5 studies addressed joint attention skills, and each of them employed a human-shaped socially assistive robot. Just one paper (20%) used a neutral agent, while the other 4 papers (80%) did not specify the gender of the conversational agent. Apart from speech, 3 agents (60%) accepted input in the form of gestures, and 1 agent (20%) used gaze. 5 agents (100%) produced output in the form of speech, 5 (100%) used gestures, 2 (40%) moved through the space, 1 (20%) used gaze, 1 (20%) used light, and 1 (20%) could play some sounds. 4 agents (80%) did not implement any wake action, while the last (20%) was triggered only after playing a beep. No agent could recognize the user’s emotions. Next, we describe the design results of the surveyed paper which conversational agent aimed to promote the joint attention of the target population.

Cao2019-yg used a Nao robot. The authors investigated whether the interaction with the robot could promote joint attention in children with ASD. Their study involved 15 typical-development children and 15 children with ASD, and they measured the joint attention to the robot and human conditions. Their early-stage findings showed that children with ASD showed more interest in the robot’s face, promoting more their joint attention then in the human condition. Similarly, axelsson2019participatory employed a InMoov robot to interact with ten children with ASD for imitating assistive sign language (i.e., the most common form of assistive and augmentative communication used by people with ASD (von2000introduction)). Results showed that children with ASD successfully imitated the robot and kept their attention throughout the interaction. Analogously, So2020-oq used two Nao robots to investigated whether a robot-based play-drama intervention could enhance joint attention and play behaviors of children with autism. Twelve children with autism interacted with the robot (intervention group), and 11 children with autism interacted with a human (control group) for nine weeks. Findings showed that children of the intervention group significantly improved their joint attention and played behavior compared with the control group. amanatiadis2017interactive employed a Nao robot during a four-session study where children with mild ASD were asked to imitate the words and movements of the robot. Findings showed that children paid more attention to the robot and could respond to a statement/gesture issued by the agent more readily than to a statement/gesture issued by a human. Similarly, Van_Otterdijk2020-ww used a Nao robot to investigate whether the interaction with the robot changed in quality over time. They ran a study with six children with autism over 20 sessions focused on training their non-verbal behaviors. Results showed that in the post-intervention session, children had increased sustained attention and engagement with their parents.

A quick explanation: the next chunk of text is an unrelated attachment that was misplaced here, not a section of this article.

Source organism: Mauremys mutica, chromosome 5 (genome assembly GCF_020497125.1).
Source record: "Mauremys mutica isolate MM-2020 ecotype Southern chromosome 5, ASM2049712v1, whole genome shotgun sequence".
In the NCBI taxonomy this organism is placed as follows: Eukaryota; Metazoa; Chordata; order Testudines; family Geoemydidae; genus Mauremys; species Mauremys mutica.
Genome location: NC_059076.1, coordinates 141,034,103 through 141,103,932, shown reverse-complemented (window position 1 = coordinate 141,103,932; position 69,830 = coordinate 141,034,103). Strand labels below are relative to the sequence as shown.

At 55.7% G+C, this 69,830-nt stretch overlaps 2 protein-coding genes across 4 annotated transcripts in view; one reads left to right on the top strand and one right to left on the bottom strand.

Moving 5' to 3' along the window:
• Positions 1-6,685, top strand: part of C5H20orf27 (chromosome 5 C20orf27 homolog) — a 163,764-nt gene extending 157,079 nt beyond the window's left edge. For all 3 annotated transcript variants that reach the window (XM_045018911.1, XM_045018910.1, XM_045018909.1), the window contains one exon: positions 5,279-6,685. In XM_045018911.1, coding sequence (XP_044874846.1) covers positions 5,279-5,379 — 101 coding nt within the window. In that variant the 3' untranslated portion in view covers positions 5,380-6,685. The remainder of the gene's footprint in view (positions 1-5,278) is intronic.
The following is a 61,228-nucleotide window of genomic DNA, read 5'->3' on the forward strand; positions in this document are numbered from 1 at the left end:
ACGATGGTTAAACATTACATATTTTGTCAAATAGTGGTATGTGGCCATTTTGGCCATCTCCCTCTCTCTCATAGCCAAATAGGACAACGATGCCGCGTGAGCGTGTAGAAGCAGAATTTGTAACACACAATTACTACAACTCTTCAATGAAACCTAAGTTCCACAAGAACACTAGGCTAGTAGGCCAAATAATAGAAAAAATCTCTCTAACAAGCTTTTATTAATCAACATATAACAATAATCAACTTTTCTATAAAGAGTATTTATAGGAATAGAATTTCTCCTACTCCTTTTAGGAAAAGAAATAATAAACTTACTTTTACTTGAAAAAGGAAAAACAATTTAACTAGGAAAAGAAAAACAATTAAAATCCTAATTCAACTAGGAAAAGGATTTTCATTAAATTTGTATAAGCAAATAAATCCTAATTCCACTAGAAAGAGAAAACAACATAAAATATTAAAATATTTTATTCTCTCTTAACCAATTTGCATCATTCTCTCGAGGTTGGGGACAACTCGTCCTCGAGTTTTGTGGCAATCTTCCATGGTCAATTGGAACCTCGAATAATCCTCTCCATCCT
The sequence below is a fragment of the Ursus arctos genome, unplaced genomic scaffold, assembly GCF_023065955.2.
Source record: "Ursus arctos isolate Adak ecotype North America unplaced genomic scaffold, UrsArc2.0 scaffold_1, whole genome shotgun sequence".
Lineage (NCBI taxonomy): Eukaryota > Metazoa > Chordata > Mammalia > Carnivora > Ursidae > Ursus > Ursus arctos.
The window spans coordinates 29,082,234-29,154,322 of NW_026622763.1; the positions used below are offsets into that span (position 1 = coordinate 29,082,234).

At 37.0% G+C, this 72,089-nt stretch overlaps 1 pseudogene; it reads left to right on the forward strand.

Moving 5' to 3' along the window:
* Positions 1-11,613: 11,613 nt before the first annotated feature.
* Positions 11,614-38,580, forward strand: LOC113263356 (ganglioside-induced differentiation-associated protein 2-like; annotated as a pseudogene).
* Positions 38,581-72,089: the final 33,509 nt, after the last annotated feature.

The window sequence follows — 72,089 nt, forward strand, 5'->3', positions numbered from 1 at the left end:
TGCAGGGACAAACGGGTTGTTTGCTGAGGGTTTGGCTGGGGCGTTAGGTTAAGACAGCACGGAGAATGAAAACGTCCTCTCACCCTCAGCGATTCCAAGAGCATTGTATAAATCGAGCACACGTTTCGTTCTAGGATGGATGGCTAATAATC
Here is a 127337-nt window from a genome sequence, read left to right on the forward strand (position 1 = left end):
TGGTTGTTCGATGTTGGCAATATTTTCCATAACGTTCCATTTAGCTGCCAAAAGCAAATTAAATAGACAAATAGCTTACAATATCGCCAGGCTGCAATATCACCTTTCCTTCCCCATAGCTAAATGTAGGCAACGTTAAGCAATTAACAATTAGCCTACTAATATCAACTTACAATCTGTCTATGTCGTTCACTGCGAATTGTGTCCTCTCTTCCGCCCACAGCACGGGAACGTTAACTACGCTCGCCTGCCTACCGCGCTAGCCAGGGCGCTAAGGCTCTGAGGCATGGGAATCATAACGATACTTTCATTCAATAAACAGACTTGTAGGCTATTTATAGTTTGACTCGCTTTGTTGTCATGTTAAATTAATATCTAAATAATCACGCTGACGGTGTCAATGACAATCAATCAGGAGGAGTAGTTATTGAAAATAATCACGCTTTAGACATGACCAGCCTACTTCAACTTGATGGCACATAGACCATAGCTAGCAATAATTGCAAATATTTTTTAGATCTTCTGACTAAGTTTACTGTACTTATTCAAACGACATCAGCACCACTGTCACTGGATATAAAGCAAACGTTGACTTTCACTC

To sump up, results showed that humanoid socially assistive robots have the potential to improve joint attention of people with NDD.

Touch confidence

Only one paper addressed the improvement of touch confidence, meant as the ability to make contact with a person. Huijnen2021-nx tried to assess the touch confidence of children with ASD through a conversational agent. They employed a male humanoid robot, namely KASPAR. The authors involved nine children in a four-session mixed-method study with ABAB design (two sessions with the agent and two with the teacher). Results showed that in the KASPAR condition children searched the physical contact more than in the teacher condition.